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Orangutans are the largest arboreal animals on Earth. Whenever the actions of man or natural disasters displace orangutans from their forested homes, we have made it our mission to rescue these orangutans from areas of conflict, provide sanctuary for rehabilitation, and reintroduce them to wild forests for a second chance at freedom.

Every year, thousands of orangutans are displaced or killed due to mass deforestation, rampant forest fires, and poaching for consumption and the illegal pet trade. Whenever an individual survives their trauma or is reported captive, the BOS Foundation is ready to rescue and rehabilitate them. Even in more complex situations when orangutans are smuggled to other countries, we have worked with Indonesian authorities towards their repatriation and take the orphans into our care once returned to Indonesia.

When an orangutan enters the Nyaru Menteng Orangutan Rehabilitation Centre in Central Kalimantan or the Samboja Lestari Orangutan Rehabilitation Centre in East Kalimantan, they are immediately assessed and treated by our team of veterinarians then quarantined before being placed into the appropriate stage of the rehabilitation process. The youngest orangutans join the nursery group while the juveniles are placed in forest school. On their journey through forest school, the young orphans are taught the skills they need to survive in the wild, all while they are stimulated to express natural behaviours. In order to be successful, they must learn everything from how to locate and open all the varied foods the jungle has to offer, to how to build the secure nests in which they will sleep.

Once the surrogate mothers have found the juvenile orangutans to be proficient, they are moved to socialisation complexes where they are temporarily housed in groups in large cages within which they can practice their socialisation skills with new individuals. While orangutans are classed as semi-solitary animals, in the wild they will be required to interact with other members of their species when mating, during times of high food availability, and when disputing territories.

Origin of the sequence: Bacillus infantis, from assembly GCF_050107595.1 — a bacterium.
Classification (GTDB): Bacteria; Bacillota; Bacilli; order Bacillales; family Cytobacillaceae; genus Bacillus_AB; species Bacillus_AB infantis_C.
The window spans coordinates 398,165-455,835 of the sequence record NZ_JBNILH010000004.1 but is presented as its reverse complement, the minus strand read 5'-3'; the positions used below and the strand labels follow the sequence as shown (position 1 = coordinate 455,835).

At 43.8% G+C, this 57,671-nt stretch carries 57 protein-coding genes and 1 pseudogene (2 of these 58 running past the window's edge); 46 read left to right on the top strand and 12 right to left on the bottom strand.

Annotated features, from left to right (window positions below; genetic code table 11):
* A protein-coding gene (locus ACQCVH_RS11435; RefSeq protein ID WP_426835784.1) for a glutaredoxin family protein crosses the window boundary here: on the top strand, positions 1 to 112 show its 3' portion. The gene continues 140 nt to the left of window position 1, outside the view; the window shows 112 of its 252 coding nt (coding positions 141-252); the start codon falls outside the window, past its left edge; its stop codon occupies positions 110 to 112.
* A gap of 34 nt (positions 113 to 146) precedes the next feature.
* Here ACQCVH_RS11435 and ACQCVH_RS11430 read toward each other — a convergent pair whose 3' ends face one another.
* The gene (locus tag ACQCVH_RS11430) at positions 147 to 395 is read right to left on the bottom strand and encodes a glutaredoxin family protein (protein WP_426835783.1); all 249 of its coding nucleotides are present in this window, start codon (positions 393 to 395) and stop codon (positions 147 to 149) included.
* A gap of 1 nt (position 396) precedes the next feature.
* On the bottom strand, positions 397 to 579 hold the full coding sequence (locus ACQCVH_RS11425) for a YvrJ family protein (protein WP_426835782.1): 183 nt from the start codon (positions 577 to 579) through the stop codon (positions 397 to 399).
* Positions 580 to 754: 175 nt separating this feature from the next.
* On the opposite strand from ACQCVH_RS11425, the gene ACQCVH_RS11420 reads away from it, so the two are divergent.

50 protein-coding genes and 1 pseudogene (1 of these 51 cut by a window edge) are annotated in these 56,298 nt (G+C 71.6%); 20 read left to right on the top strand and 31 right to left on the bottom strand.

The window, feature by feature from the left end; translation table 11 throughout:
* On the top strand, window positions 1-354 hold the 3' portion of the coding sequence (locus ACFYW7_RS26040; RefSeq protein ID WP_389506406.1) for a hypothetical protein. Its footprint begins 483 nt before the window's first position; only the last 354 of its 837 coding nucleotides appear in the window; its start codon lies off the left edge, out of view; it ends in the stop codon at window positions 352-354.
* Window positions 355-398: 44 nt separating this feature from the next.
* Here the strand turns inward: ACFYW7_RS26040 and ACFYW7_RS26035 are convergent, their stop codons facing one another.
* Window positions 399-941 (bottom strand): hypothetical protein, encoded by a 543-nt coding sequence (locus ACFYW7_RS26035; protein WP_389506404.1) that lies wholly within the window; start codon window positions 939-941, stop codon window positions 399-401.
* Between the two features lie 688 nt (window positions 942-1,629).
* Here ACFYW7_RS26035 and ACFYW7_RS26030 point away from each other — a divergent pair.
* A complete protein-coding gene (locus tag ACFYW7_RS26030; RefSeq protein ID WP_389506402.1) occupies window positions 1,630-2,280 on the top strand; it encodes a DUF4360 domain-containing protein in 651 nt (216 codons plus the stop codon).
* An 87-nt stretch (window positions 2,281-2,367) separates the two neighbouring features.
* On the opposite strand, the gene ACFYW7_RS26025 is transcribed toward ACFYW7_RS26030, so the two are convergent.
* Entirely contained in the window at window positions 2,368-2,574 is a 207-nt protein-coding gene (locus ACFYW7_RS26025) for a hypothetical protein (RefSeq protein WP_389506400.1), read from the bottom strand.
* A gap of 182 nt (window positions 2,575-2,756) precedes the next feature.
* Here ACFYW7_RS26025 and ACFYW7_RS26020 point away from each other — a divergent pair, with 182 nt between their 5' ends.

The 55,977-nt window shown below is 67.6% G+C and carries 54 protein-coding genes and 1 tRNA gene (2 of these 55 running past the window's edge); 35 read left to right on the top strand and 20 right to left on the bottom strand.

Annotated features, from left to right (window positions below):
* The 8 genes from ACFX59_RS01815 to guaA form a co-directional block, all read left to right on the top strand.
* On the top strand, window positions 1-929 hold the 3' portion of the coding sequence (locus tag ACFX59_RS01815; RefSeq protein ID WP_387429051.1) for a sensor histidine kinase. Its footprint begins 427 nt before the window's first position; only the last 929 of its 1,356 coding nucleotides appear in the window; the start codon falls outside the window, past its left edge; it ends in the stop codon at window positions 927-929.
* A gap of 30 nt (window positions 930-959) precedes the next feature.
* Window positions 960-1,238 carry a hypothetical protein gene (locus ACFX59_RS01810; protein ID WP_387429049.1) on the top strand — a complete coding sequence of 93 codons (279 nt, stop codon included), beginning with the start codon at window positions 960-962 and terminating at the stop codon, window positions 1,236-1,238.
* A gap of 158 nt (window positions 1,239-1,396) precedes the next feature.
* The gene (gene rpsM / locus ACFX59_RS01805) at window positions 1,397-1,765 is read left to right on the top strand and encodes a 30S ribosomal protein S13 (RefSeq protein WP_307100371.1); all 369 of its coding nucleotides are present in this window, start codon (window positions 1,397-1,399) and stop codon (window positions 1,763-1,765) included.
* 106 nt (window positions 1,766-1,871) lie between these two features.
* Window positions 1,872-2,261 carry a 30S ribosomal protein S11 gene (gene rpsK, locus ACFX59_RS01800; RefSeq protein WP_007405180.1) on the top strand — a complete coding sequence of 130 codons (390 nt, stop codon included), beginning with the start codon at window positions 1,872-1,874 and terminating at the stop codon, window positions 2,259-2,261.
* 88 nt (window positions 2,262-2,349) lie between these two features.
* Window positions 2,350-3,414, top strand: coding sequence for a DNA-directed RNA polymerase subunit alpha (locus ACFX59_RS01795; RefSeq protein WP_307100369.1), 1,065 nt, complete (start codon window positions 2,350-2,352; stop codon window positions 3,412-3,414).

The orangutans’ survival skills are put to a final test when they are moved to forested pre-release islands. Daily, teams of technicians provide supplementary food and assess the orangutans’ overall wellbeing, while they also collect vital behavioural data. When the orangutans prove themselves capable foragers, adept climbers, innovative nest builders, and appropriately weary of humans, the team knows that they are ready to return to their true forest homes.

These proficient candidates are then transported to and released in one of three BOS Foundation-managed release sites, the Bukit Batikap Protection Forest or Bukit Baka Bukit Raya National Park in Central Kalimantan or our Ecosystem Restoration Concession within the Kehje Sewen Forest in East Kalimantan. There, life begins anew for the orangutans, who are free again to live their lives unencumbered by man. Still, our post-release monitoring teams follow the orangutans monthly to collect valuable behavioural data regarding their adjustment to life in the wild and to intervene if they fail to adapt, get injured, or fall sick.

Here at the Borneo Orangutan Survival Foundation, our ultimate goal is freedom for each and every eligible orangutan in our care. With the support of orangutan warriors, like yourself, around the globe, we will accomplish this dream of a wild, secure future for orangutans and their forest homes.


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